Walter Scott

The Abbot

(Edinburgh: Adam and Charles Black, 1867)

read >

The Abbot

“The former tenant of our house, a priest, had died in the back drawing-room. Air, musty from having been long enclosed, hung in all the rooms, and the waste room behind the kitchen was littered with old useless papers. Among these I found a few paper-covered books, the pages of which were curled and damp: The Abbot, by Walter Scott, The Devout Communicant and The Memoirs of Vidocq. I liked the last best because its leaves were yellow.”

-“Araby” (D 29)

Joyce understood the value of books and regarded both their linguistic and monetary worth. Always short of funds, the young Joyce once tried to turn a profit in the trade in Walter Scott books. The story begins with a pawn ticket from a medical student for some books held at Terence Kelly’s shop in Fleet Street. Joyce believed these volumes to be expensive medical texts that could easily be resold at a profit. Joyce convinced Padraic Colum to help put up the seven shillings necessary to get the books out of hock and take them to George Webb’s bookshop. However, once they retrieved the books, the two discovered the texts to be an inexpensive set of the Waverley Novels with one volume missing. After inspecting the Scott volumes, Webb advised the young men to pawn them once more. Joyce returned the novels to Kelly for six shillings, losing a shilling for their trouble (JJ 141). Around this same time, Joyce was writing Araby, and one would like to think that the lone copy of The Abbot found in the waste room on North Richmond Street was the one missing volume from the pawned set of books. Of course, there is no evidence to support such a claim, but the connection between the fictional volume and the circulation of Scott’s novels in Joyce’s Dublin reveals the complex ways in which people came into contact with literary works during this period.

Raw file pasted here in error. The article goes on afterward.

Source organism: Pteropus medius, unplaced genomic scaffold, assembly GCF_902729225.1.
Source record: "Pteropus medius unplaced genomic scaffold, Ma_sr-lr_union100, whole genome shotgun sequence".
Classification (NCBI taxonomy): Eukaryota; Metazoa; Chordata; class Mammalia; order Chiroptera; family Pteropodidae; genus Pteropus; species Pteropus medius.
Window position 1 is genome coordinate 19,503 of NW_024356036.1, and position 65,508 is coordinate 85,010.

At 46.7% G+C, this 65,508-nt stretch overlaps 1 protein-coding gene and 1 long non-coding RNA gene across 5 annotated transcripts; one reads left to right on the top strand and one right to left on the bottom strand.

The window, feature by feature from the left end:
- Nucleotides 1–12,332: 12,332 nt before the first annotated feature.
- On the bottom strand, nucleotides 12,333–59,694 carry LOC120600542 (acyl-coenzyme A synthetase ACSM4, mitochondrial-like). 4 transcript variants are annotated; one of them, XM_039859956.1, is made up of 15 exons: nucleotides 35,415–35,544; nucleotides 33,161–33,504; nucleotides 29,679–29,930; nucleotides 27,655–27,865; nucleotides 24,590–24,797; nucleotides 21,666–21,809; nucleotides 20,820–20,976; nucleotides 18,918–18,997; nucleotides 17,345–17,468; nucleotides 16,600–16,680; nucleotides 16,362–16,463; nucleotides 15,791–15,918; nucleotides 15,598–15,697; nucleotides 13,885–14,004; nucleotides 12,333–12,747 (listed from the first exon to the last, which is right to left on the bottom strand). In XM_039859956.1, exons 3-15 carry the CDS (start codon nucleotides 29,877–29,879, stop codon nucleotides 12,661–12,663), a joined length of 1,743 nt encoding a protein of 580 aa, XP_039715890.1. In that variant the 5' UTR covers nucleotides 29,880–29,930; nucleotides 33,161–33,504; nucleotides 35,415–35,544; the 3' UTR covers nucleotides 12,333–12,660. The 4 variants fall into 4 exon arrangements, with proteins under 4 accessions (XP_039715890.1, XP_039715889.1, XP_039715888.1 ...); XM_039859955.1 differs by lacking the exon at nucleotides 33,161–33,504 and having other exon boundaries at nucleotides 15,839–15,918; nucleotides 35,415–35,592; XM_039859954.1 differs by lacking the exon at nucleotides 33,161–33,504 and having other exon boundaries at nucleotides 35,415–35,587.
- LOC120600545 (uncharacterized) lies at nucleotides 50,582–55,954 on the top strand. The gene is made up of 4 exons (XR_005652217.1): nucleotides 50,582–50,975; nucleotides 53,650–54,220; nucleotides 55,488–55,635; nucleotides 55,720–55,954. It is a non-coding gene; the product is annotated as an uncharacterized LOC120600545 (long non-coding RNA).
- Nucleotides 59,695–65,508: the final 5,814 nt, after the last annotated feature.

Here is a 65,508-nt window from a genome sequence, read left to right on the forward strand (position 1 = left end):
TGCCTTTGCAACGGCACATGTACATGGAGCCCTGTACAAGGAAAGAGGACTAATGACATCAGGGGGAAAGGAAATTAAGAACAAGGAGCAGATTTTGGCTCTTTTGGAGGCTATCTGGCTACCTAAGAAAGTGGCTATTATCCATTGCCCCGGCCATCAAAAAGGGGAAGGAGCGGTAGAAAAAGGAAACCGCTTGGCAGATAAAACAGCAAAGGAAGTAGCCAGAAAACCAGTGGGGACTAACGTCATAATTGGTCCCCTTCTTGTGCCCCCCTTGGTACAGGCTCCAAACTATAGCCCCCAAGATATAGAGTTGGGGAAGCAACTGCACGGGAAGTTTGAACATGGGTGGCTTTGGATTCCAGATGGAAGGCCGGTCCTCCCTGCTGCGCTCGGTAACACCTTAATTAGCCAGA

The edition included here is a cheap reprint with paper covers that fits the description given in “Araby.” Scott was one of the best selling authors throughout the nineteenth century, and as the book buying public shifted throughout the century a wide range of editions entered the market to meet the demand.